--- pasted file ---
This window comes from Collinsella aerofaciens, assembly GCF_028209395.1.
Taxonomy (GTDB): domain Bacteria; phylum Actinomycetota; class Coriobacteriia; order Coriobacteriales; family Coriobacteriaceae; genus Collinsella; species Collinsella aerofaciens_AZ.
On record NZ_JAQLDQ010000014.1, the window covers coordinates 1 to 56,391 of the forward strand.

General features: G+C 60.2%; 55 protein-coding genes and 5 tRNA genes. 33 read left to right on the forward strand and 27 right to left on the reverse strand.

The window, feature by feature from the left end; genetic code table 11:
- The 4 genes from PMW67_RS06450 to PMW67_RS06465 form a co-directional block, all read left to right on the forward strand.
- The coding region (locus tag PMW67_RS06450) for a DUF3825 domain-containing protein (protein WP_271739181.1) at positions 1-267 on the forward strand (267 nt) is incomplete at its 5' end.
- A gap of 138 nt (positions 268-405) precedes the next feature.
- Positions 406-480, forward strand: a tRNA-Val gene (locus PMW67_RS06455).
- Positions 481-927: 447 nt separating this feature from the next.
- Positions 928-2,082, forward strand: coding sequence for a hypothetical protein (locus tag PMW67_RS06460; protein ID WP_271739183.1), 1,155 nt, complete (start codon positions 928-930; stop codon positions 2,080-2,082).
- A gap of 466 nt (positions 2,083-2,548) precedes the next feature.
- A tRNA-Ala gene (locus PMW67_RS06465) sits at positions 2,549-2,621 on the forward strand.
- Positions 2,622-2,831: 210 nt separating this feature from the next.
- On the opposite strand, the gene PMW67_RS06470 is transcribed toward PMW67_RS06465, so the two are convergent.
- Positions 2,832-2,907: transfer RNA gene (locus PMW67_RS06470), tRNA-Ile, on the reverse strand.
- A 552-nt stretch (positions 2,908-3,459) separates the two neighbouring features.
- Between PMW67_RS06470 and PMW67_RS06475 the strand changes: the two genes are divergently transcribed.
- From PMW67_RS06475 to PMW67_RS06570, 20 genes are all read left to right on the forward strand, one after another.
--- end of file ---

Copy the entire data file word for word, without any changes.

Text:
This window comes from Collinsella aerofaciens, assembly GCF_028209395.1.
Taxonomy (GTDB): domain Bacteria; phylum Actinomycetota; class Coriobacteriia; order Coriobacteriales; family Coriobacteriaceae; genus Collinsella; species Collinsella aerofaciens_AZ.
On record NZ_JAQLDQ010000014.1, the window covers coordinates 1 to 56,391 of the forward strand.

General features: G+C 60.2%; 55 protein-coding genes and 5 tRNA genes. 33 read left to right on the forward strand and 27 right to left on the reverse strand.

The window, feature by feature from the left end; genetic code table 11:
- The 4 genes from PMW67_RS06450 to PMW67_RS06465 form a co-directional block, all read left to right on the forward strand.
- The coding region (locus tag PMW67_RS06450) for a DUF3825 domain-containing protein (protein WP_271739181.1) at positions 1-267 on the forward strand (267 nt) is incomplete at its 5' end.
- A gap of 138 nt (positions 268-405) precedes the next feature.
- Positions 406-480, forward strand: a tRNA-Val gene (locus PMW67_RS06455).
- Positions 481-927: 447 nt separating this feature from the next.
- Positions 928-2,082, forward strand: coding sequence for a hypothetical protein (locus tag PMW67_RS06460; protein ID WP_271739183.1), 1,155 nt, complete (start codon positions 928-930; stop codon positions 2,080-2,082).
- A gap of 466 nt (positions 2,083-2,548) precedes the next feature.
- A tRNA-Ala gene (locus PMW67_RS06465) sits at positions 2,549-2,621 on the forward strand.
- Positions 2,622-2,831: 210 nt separating this feature from the next.
- On the opposite strand, the gene PMW67_RS06470 is transcribed toward PMW67_RS06465, so the two are convergent.
- Positions 2,832-2,907: transfer RNA gene (locus PMW67_RS06470), tRNA-Ile, on the reverse strand.
- A 552-nt stretch (positions 2,908-3,459) separates the two neighbouring features.
- Between PMW67_RS06470 and PMW67_RS06475 the strand changes: the two genes are divergently transcribed.
- From PMW67_RS06475 to PMW67_RS06570, 20 genes are all read left to right on the forward strand, one after another.